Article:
Researchers have now identified virologic evidence of Zika virus in patients with Guillain-Barré syndrome (GBS), showing that the onset of the neurologic disorder can parallel the onset of systemic manifestations of the mosquito-borne infection.
Earlier studies have linked GBS and other neurologic issues with Zika virus; however, this research is arguably the first to substantiate the link—beyond epidemiologic evidence—in multiple patients. The findings were published in the October 5 issue of The New England Journal of Medicine.
The authors of the study, from various institutions in Colombia as well as the Johns Hopkins School of Medicine in Baltimore, identified 68 patients from 6 university-based centers in the South American country who had been diagnosed with GBS during a Zika outbreak. The patients were evaluated prospectively as part of the Neuroviruses Emerging in the Americas Study (NEAS) and each underwent clinical and neurologic evaluation by internal medicine and neurology specialists. Clinicians performed nerve-conduction studies and electromyography and obtained samples of blood and cerebrospinal fluid (CSF) for use in virologic testing for Zika as well as confirmation of GBS diagnosis. GBS diagnosis was based on the Brighton Collaboration GBS Working Group criteria. In patients with a diagnosis of the GBS level 1, 2, or 3, based on the Brighton criteria, Zika diagnosis was defined as definite, probable, or suspected, with definite cases being those confirmed via RT-PCR assay and probable cases being those with positive ELISA results.
“To characterize the temporal profile of the disorder, the onset of suspected [Zika virus] infection was defined as the day of onset of systemic symptoms outlined in the case definition,” the authors wrote. “The onset of neurologic symptoms was defined as the first day of onset of limb weakness, sensory symptoms, facial paralysis, or other neurologic symptoms.”
According to the authors, from October 2015 through March 2016, there were 2,603 laboratory-confirmed Zika cases in Colombia and more than 58,790 suspected cases. Additionally, 401 patients with a history of Zika had been diagnosed with a neurologic syndrome, and 270 these involved GBS. The authors noted that, based on unpublished data, an average of 250 cases of GBS were diagnosed annually between 2009 and 2015.
Of the 68 patients enrolled in the study, 56 patients had Brighton level 1 or 2 GBS, while 4 had Miller Fisher syndrome, and 2 had other GBS variants (ie, bilateral facial palsy with areflexia and a pure sensory syndrome). The median age of enrolled patients was 47 years, and 38 were male. In all, 66 had symptoms of Zika in the 4 weeks preceding the onset of their neurologic symptoms; the other 2 were residents of an area affected by the Zika outbreak.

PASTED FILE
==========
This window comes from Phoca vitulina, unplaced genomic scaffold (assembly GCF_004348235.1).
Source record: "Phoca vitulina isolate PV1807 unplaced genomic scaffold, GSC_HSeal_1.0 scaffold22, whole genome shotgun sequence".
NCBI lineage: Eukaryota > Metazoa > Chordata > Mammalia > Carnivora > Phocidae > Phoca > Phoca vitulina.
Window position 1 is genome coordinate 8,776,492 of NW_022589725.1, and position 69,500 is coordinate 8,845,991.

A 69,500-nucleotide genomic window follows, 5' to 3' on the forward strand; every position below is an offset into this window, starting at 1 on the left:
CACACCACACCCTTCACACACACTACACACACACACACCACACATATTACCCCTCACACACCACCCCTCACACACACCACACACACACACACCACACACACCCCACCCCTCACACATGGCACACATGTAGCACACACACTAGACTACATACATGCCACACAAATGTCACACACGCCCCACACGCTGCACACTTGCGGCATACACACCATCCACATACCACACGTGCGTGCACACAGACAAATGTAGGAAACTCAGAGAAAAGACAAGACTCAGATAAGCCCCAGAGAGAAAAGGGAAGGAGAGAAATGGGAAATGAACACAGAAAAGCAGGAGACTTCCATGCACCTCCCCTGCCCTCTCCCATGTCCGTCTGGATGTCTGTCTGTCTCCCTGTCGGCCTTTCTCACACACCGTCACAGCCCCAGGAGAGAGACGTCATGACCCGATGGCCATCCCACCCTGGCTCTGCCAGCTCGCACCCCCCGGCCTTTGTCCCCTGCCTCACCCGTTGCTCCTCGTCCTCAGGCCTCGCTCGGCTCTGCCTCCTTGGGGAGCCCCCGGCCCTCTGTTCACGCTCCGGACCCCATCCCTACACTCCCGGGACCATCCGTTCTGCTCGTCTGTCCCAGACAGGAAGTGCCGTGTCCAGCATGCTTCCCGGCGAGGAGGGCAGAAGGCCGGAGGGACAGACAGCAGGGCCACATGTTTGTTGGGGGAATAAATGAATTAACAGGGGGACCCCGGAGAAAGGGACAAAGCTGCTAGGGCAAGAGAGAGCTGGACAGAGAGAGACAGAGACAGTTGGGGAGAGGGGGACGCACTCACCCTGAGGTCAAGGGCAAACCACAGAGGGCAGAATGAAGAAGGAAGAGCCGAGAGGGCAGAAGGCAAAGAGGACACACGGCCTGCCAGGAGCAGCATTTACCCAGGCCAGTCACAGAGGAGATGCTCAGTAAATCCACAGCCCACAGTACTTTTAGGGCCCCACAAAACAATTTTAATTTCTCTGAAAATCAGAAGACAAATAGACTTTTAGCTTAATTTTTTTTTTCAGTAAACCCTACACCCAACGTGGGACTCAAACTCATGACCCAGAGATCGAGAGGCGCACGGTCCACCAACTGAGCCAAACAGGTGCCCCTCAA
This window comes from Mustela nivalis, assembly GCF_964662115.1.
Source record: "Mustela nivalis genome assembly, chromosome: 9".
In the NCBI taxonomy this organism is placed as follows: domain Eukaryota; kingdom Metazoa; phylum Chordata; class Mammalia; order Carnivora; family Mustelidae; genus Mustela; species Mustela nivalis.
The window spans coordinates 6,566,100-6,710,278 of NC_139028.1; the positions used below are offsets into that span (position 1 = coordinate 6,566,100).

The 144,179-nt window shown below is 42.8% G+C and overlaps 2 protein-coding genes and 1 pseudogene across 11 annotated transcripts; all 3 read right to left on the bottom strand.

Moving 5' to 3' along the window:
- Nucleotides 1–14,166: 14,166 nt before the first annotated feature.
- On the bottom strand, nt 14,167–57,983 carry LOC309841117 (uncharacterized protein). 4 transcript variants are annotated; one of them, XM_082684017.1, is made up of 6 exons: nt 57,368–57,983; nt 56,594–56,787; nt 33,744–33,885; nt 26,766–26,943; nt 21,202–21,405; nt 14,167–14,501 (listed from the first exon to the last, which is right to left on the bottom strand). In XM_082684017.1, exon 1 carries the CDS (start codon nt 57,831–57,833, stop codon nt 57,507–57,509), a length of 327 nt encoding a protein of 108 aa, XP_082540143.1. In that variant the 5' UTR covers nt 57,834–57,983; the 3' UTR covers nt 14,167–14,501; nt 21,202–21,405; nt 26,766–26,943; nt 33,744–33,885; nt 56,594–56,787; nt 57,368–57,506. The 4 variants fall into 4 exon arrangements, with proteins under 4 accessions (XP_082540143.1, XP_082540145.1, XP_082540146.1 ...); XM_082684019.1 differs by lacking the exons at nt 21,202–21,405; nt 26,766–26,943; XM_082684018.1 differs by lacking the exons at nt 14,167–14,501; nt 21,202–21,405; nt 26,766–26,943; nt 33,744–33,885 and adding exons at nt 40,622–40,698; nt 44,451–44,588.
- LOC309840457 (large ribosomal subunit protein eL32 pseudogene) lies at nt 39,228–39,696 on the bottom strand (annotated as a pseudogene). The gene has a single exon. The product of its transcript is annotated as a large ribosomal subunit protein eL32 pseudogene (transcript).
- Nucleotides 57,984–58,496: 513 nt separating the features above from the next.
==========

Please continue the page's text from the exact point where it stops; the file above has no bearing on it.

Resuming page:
Median duration of Zika symptoms was 4 days, and median time between the onset of the infection and the onset of GBS was 7 days. The authors noted that cranial neuropathies were present in 43 patients, with bilateral facial palsy being the most common (50%). The median modified Rankin score (for disability; 0-6) at nadir was 4, and 36 patients were diagnosed with the acute inflammatory demyelinating polyneuropathy (AIDP) subtype of GBS. Of the 68 GBS patients, 42 underwent laboratory testing for Zika. Only 2 of the patients did not have any symptoms of Zika prior to developing neurologic symptoms, and 2 patients had simultaneous onset of Zika and neurologic symptoms. In all, 17 patients tested positive for Zika by RT-PCR, with most of the positive results were in urine samples; 3 patients had positive results in CSF, and only 1 had a positive blood test. In addition, 32 of 37 patients who underwent ELISA testing had results indicating the presence of immune responses to Zika (ie, IgG, IgM, or both.)
“The identification of the Zika genome by RT-PCR in biologic samples from 17 patients with GBS, together with the presence of immune responses to flaviviruses in the CSF in most of the patients tested, supports the involvement of [Zika] in these cases,” the authors wrote. “These observations suggest that in cases of [GBS] associated with [Zika], the [GBS] may follow the pattern of a parainfectious disorder rather than the classic postinfectious profile. Another important observation in our study is the finding that in patients with [GBS] and definite [Zika] infection, there is a prolonged period of viruria, which persists for days after the viral syndrome is over. Although the frequency of detection of Zika genome in CSF and serum was low, the higher frequency of detection of [virus RNA] in urine makes this biologic sample one that can be considered potentially useful for the diagnosis of [Zika].”
Brian P. Dunleavy is a medical writer and editor based in New York. His work has appeared in numerous healthcare-related publications. He is the former editor of Infectious Disease Special Edition.